France's "Le Monde" says it appears the U.S. and British administrations have launched a campaign of manipulation to persuade world public opinion that Iraq had weapons of mass destruction. Washington and London claimed these weapons, in the hands of Hussein, posed a threat to Iraq's neighbors, the United States and potentially the world, if launched by Baghdad or sold to terrorist groups such as Al-Qaeda. "Le Monde" says such allegations may turn out to be part of one of the biggest national lies of recent years.
Iraq did have such weapons in 1991, the paper says. But a prolonged campaign of inspection and destruction led by the UN contributed significantly to dismantling this arsenal. Most likely, Hussein did conceal some of his weapons, says the paper. But it says Iraq likely destroyed what remained sometime after November 2002, when the UN voted on Resolution 1441 authorizing the return of inspectors to Baghdad. Hence, the inspectors' failure to find the remaining armaments.
Washington and London cited various documents to serve as "evidence" that Iraq was deceiving inspectors and that war was inevitable. Lacking irrefutable proof, they supplied "partial, truncated, questionable" information. "In short," says "Le Monde," America "bluffed."
The truth is now clear, the paper says: The war was launched not to destroy suspected weapons but "to change the regime in Baghdad and begin to remodel the Middle East. The weapons served only as a pretext."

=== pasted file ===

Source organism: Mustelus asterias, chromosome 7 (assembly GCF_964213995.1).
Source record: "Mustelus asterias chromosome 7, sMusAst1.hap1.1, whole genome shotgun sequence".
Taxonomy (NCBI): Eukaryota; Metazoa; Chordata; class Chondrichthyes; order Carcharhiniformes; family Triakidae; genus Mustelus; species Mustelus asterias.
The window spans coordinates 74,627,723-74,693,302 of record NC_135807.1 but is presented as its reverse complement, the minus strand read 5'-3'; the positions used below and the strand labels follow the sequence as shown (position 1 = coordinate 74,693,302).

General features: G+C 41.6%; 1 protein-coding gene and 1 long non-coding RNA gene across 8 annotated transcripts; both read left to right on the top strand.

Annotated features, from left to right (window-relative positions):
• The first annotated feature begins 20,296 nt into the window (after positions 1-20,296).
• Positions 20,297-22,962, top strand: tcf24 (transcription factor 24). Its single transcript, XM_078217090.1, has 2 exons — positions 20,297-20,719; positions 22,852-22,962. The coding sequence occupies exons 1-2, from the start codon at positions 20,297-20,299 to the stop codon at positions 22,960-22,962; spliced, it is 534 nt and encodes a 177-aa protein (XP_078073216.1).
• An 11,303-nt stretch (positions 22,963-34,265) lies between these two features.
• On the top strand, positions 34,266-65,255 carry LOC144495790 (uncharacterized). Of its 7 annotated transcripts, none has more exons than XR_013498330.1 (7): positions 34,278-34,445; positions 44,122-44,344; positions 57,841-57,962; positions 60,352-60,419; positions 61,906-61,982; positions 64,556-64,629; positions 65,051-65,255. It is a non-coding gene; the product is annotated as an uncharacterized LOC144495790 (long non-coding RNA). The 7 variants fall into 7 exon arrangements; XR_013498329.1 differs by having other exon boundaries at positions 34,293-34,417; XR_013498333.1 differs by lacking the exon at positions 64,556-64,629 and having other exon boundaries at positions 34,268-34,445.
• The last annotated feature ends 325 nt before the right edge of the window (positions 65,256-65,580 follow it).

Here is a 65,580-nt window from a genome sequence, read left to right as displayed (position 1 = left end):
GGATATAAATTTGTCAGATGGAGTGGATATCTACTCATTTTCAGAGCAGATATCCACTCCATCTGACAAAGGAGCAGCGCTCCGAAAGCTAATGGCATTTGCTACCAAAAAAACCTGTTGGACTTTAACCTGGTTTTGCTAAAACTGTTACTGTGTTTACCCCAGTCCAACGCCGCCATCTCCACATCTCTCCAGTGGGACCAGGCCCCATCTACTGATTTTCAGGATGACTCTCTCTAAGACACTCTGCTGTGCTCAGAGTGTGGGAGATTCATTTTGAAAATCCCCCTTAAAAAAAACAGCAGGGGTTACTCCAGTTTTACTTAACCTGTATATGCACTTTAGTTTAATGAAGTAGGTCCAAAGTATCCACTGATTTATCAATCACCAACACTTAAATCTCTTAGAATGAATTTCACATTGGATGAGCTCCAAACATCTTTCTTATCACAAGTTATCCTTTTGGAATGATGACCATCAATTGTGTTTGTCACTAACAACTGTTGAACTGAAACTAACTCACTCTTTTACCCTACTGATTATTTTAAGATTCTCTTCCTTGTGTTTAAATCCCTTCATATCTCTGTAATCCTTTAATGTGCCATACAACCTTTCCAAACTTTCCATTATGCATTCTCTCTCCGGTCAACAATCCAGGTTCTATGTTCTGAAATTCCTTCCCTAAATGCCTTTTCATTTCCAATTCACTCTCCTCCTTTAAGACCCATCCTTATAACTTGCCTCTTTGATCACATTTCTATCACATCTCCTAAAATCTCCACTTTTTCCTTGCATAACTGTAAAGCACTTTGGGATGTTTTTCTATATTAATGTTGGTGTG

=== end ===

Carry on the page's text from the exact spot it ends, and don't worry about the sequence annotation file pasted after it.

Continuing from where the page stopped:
FRANKFURTER ALLGEMEINE ZEITUNG:
The lack of evidence of weapons of mass destruction in Iraq, the suspected existence of which constituted one of the main reasons for the war in Iraq, is the subject of a commentary in Germany's "Frankfurter Allgemeine Zeitung."
"In international politics, legitimacy and credibility are valuable goods," the paper writes. And "as the Iraqi conflict demonstrated, they can quickly evaporate." Now it is coming to light that there is "little proof" behind the arguments put forward by U.S. Defense Secretary Donald Rumsfeld and British Prime Minister Tony Blair, who are now faced with "accusations of plainly leading public opinion astray."
Apparently, according to the commentary, the U.S. administration "balked at overtly stating its true intentions -- to stabilize the situation in the Middle East by exerting American power."
The United States would not have earned much support by arguing that the road to peace in Jerusalem runs via Baghdad. But in that case, says the commentary, the situation would have at least been clear, if not acceptable. "Nobody likes to be deceived."
The paper says if Washington wants to reverse the negative impression it has made, "it should not treat its allies as imbeciles, which undermines both the credibility and legitimacy that even a great power vitally needs."
(RFE/RL's Dora Slaba contributed to this report.)